As the latest part of IFA Magazine’s recent series of articles looking at the 2020 Managed Portfolio Services Research from Compliance Consultant TC Compliance Services, this month we start to drill down and look at how the research tackles the important subject of data.
When it comes to managed portfolio services (MPS), their use by advisers, planners and paraplanners has been growing significantly in recent years. It is ideally positioned for those clients who need and want their investments managed by professionals but who do not have the size of investment that would warrant the bespoke approach of a discretionary management service. This is a large segment of the UK population and one which is well served by a large number of providers of MPS.
But therein lies the challenge for advisers and paraplanners. With so many different services available, how do you go about selecting which MPS is most appropriate for your particular client’s needs? How do you justify it terms of effective due diligence? The MPS Review is one way to access a huge amount of information in one place. It has almost 160 pages of analysis and data within this extremely competitive market.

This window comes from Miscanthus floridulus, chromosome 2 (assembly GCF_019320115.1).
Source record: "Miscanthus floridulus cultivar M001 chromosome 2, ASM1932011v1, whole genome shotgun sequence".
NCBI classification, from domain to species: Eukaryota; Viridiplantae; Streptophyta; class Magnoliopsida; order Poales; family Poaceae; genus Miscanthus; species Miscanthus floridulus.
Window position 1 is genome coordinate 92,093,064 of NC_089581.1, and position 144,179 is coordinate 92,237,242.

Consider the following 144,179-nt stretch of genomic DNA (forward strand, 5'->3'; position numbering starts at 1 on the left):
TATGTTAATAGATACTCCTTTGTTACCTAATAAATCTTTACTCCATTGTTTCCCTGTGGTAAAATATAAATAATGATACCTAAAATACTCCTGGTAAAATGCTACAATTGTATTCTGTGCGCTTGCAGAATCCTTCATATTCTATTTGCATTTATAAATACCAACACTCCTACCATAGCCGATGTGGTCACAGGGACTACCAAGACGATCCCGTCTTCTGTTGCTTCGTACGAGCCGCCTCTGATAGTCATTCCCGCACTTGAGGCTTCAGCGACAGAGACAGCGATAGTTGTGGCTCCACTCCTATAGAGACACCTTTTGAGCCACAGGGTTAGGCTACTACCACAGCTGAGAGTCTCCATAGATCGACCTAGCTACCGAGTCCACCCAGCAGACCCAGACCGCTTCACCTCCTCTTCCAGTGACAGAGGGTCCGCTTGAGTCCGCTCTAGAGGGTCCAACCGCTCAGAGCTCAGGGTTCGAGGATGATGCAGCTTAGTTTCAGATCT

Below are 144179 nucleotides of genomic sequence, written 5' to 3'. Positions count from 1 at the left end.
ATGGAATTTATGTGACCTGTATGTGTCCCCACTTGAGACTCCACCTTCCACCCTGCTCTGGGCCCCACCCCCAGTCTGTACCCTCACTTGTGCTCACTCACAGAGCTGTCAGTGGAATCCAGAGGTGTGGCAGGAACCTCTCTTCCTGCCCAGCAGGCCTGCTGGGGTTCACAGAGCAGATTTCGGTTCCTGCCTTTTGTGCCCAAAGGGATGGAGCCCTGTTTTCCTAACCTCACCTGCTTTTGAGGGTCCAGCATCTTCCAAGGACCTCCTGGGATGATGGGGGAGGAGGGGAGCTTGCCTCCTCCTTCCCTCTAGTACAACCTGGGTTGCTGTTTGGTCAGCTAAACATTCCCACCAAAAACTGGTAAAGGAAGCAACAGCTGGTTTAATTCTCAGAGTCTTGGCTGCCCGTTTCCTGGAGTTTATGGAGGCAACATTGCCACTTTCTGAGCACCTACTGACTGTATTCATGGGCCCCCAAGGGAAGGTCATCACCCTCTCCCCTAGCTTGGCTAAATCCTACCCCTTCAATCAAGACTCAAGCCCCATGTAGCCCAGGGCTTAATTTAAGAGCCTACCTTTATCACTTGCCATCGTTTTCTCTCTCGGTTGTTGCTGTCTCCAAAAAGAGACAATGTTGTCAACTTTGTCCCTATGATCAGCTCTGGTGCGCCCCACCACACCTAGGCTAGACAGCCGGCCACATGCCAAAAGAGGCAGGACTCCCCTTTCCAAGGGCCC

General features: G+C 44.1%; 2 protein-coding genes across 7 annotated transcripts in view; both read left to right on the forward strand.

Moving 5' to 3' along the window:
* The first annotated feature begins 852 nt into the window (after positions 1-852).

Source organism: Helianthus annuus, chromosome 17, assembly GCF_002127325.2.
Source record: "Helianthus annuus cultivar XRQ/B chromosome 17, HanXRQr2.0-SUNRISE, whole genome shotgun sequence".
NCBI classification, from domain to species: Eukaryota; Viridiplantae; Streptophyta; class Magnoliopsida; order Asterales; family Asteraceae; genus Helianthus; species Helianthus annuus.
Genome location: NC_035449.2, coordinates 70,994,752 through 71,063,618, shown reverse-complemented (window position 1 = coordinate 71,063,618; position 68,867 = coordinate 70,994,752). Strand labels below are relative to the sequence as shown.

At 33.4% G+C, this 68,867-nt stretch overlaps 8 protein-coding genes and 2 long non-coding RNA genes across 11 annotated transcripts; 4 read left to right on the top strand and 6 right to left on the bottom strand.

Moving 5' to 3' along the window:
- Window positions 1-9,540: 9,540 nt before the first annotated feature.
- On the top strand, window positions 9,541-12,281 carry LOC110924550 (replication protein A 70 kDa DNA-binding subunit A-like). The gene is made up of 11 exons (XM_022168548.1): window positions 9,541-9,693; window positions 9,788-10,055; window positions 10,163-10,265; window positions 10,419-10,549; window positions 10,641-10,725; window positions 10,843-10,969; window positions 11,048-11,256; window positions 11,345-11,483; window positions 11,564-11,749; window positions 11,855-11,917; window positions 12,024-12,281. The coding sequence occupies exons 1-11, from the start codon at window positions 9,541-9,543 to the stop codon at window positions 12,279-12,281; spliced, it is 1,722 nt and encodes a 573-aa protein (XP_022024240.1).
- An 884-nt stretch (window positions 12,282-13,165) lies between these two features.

Whilst it is still a snapshot of the overall market, it represents a thorough assessment of many of the leading providers of MPS in the UK today
What exactly does the review cover?
In previous articles, we’ve highlighted how the research covers areas as diverse as MiFID II and PROD rules, CIPs (Centralised Investment Propositions) and ESG (Environmental, Social and Governance) aspects. We’ve also looked at why the MPS might be appropriate and for which clients.
This month we’re looking at data. And there is plenty of it on the pages of the review as you would expect. The due diligence process necessarily requires adviser firms to conduct a thorough analysis of the detail and data is your way of doing it. To make life even more complicated, it is often the case that not only do you have to your research on the individual MPS offerings but also on platforms as often integration with this important aspect of business needs to be achieved.
POf course, a key element of the data set that all adviser firms need to compare is the charges. The MPS review looks in detail at this area, with ongoing charges, transaction costs and total charges highlighted for a large number of providers. It is clear that with every additional layer of management and oversight which is involved with the management of a client’s portfolio, advisers must be careful to ensure that the total cost to the client is considered and at an appropriate level which will not unnecessarily deplete returns.
In his research, Tony Catt has linked up with data providers to help achieve the summary picture. An example of this is shown in table 1 – which gives detail from Defaqto on funds labelled balanced or similar, as far as possible. It provides an interesting insight into how the different providers apply their charges and is an indication of the type of analysis which is available within the report.
IFA Magazine readers can purchase a copy of the MPS report by visiting www.IFAMagazine.com